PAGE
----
- Zammitt, Alan
- Biographies and personal histories, Obituaries
- RAN Ships
- HMAS Warrego II, HMAS Hobart I, HMAS Bataan, HMAS Warramunga I, HMAS Vengeance, HMAS Tobruk I, HMAS Australia II
- June 1983 edition of the Naval Historical Review (all rights reserved)
HAROLD CHARLES (HARRY) ADLAM grew up in Penshurst, Sydney. Economics dictated that he leave school at the age of 14. However, he educated himself and ended up with a better command of the English language than many university graduates.
Harry had a great love for the Navy, and as a boy joined the N.T.S. “Nelson” at Lavender Bay where he quickly rose to midshipman.
After a period in the Army during the War, he joined the R.A.N. as a Stoker in 1945.
Harry’s first ship was the “Australia”. He took part in the Australian Victory March in June 1946 as part of the “Aussie’s” armed party. From “Australia” Harry joined “Hobart” in which ship he served during 1946-1947 part of which time “Hobart” was stationed in Japan as part of the occupational forces.
I can recall Harry giving Jap catgut fishing lines to old shipmates in the “Aussie” after he returned from his first trip to Japan in the cruiser “Hobart.”
As a stoker, he was always the willing worker and was often given the unpleasant jobs such as lagging engine room pipes with asbestos in the days when no masks were worn and the possibility of asbestos causing lung cancer was not suspected. Harry then served in “Warrego”, “Bataan”, and “Tobruk”, including active service duty in Korean waters during 1951-1952. In the Far East in “Warramunga” while the destroyer was under the command of his good friend Captain, then Commander, L.M. Hinchliffe, D.S.C., R.A:N., Harry also served in “Australia” and “Vengeance” instructing national servicemen.
A national serviceman who was in Harry’s class told the writer Harry Adlam was one of the best instructors. He made learning to be a stoker and sailor interesting and to seem worthwhile.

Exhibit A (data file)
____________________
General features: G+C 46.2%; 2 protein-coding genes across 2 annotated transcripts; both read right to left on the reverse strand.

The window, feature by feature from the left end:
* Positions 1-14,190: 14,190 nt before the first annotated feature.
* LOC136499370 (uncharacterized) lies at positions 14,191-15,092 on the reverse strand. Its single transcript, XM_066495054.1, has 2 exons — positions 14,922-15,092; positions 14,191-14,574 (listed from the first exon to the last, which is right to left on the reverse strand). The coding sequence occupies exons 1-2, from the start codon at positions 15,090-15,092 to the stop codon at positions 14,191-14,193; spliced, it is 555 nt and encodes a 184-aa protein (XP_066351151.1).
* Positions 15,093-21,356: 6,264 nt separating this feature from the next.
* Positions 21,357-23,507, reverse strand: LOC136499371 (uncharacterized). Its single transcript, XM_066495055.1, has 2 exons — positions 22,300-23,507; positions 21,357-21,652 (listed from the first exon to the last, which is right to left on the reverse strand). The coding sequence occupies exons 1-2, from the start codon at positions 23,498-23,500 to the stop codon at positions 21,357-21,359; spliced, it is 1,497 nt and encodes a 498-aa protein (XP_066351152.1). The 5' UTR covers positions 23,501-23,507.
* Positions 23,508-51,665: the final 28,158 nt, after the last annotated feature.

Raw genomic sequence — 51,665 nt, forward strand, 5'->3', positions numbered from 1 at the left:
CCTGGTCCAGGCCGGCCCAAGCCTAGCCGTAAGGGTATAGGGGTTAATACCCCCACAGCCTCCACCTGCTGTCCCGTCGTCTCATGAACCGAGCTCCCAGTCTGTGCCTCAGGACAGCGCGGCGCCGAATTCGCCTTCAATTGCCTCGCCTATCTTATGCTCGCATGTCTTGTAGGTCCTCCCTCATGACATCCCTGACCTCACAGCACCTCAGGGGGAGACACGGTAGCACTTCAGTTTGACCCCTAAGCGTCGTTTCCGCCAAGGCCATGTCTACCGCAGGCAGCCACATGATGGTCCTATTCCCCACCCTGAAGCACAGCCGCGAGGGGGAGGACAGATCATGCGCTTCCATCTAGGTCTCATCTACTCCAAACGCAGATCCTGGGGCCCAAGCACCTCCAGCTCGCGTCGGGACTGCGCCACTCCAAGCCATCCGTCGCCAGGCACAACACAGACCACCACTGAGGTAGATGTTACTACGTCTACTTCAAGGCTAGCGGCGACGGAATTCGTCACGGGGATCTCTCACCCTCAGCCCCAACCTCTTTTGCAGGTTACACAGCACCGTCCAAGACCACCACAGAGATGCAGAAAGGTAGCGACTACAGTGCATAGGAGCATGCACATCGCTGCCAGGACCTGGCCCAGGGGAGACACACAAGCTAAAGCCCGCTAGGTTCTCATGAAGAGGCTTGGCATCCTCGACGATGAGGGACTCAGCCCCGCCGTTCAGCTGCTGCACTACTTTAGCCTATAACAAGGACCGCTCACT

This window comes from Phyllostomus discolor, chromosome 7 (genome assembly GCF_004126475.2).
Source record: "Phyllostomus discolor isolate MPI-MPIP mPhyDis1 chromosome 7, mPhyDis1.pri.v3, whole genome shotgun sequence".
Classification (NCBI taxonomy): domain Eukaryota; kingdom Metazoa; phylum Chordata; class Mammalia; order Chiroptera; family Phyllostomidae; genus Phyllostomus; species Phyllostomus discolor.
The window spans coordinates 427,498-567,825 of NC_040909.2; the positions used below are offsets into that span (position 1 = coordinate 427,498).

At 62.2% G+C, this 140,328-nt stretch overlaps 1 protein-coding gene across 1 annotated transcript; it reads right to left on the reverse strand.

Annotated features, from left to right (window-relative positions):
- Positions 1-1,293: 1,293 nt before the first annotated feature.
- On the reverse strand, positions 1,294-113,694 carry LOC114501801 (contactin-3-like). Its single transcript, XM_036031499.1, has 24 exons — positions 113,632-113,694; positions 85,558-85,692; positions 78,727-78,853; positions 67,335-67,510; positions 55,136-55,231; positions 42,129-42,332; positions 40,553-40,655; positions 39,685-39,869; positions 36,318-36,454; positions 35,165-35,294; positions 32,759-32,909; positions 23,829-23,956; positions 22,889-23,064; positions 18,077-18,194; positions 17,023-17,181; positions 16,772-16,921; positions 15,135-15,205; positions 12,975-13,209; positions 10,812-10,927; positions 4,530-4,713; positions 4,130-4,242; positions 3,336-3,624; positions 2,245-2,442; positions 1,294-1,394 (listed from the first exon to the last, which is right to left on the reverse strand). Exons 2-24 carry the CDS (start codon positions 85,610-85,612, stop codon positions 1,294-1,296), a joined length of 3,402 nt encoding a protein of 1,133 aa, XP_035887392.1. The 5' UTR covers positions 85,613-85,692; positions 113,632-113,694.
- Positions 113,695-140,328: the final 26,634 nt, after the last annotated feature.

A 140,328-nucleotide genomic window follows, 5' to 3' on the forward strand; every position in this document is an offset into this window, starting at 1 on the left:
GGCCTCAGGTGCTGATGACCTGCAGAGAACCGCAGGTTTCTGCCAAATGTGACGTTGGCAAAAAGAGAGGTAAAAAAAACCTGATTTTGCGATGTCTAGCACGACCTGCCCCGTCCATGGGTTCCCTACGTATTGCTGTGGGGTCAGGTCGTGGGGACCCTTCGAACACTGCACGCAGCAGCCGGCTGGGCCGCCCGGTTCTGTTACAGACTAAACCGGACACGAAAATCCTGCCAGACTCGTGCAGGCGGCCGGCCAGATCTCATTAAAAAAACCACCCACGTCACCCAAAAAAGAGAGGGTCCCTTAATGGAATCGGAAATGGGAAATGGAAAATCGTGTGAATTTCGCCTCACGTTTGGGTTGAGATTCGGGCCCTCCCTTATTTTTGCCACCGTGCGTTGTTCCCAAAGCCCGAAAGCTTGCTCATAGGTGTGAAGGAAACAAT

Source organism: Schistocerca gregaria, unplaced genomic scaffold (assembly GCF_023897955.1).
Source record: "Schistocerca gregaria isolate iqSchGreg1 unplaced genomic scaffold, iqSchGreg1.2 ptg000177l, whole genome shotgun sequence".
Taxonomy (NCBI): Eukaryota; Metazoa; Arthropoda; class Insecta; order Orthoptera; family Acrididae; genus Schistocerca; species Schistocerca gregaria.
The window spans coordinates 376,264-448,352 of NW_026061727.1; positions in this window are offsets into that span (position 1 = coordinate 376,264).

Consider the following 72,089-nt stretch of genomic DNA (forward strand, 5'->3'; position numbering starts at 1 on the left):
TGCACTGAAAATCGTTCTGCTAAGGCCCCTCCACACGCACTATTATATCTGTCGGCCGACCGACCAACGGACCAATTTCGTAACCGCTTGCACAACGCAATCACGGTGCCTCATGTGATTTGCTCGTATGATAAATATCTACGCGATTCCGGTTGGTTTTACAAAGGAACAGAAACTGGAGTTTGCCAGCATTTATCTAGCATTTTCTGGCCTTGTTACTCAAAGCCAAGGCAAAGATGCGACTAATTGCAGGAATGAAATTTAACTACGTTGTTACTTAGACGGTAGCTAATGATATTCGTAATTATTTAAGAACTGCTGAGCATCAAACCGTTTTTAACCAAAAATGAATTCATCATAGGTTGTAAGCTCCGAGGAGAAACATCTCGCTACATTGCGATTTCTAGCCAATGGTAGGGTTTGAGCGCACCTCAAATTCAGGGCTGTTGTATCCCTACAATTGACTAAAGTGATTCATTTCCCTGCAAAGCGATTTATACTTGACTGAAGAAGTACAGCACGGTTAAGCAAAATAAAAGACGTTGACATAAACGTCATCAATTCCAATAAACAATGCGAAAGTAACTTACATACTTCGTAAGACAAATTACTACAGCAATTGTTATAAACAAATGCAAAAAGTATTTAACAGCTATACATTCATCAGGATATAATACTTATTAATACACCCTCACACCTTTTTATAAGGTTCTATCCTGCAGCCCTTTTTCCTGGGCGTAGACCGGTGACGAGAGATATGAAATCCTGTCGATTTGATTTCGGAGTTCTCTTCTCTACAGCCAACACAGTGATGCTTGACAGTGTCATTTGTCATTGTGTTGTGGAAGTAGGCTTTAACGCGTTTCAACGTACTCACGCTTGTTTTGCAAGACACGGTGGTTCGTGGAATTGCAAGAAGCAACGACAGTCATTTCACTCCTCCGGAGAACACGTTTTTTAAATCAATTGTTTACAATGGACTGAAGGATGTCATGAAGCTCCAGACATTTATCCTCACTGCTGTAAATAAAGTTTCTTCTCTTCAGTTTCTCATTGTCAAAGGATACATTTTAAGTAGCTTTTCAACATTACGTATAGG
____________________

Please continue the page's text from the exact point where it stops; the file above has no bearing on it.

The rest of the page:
If Harry had been born 30 years later and was in today’s Navy, there is no doubt in my mind that he would have been selected to have become a commissioned officer.
Harry married Valerie in May 1948 and was the adored father of Lyn and Anne. His family was the most important part of his life and with their dog, Tiny and cat, Peppi, they were one of the most happy and close-knit families I know.
After leaving the R.A.N., Harry’s insatiable thirst for naval history continued and over the years the unassuming self-educated ex-sailor had become an expert in naval matters. He never grew tired talking to ex-naval men. During our numerous chats – and we had many over the years – there was hardly a question he could not answer about the R.A.N. or the men who served in the Navy.
At the time of his death, he had almost completed two books, the “Wallaby Destroyers” and his second most favourite subject “Naval Gunnery”. Both books are to be published in his name and I am confident they will be a great success as Harry so much wanted to be remembered as a naval writer and historian.
A week before he died Harry expected to have from two to five years and had ordered an electric typewriter to write a third book about “Famous R.A.N. Sailors”.
His untimely death occurred on Saturday, April 30th, 1983 in Concord Repatriation Hospital, after illness of lung cancer. The Hospital staff and Chaplain Geoff McIntyre said Harry was a very courageous patient who never complained of the pain. Harry was aged 56.
Full Naval honours were accorded to Harry at a Memorial Service in the R.A.N. Chapel of St. George the Martyr, H.M.A.S. Watson on Thursday, May 12th, 1983. The service was attended by many ex-R.A.N. men and women. Captain Hinchliffe read the eulogy.
Harry, at the time of his death, was President of the R.A.N. Sub-Branch of the R.S.L.; Senior Vice-President of the Gallipoli Memorial Club and Editor of the Naval Historical Review and a regular contributor to `The Navy’ magazine, as well as doing a lot of voluntary work for ex-Naval men.
He will be greatly missed by all who knew him. Harry was one of the most genuine and most unforgettable characters one could ever meet.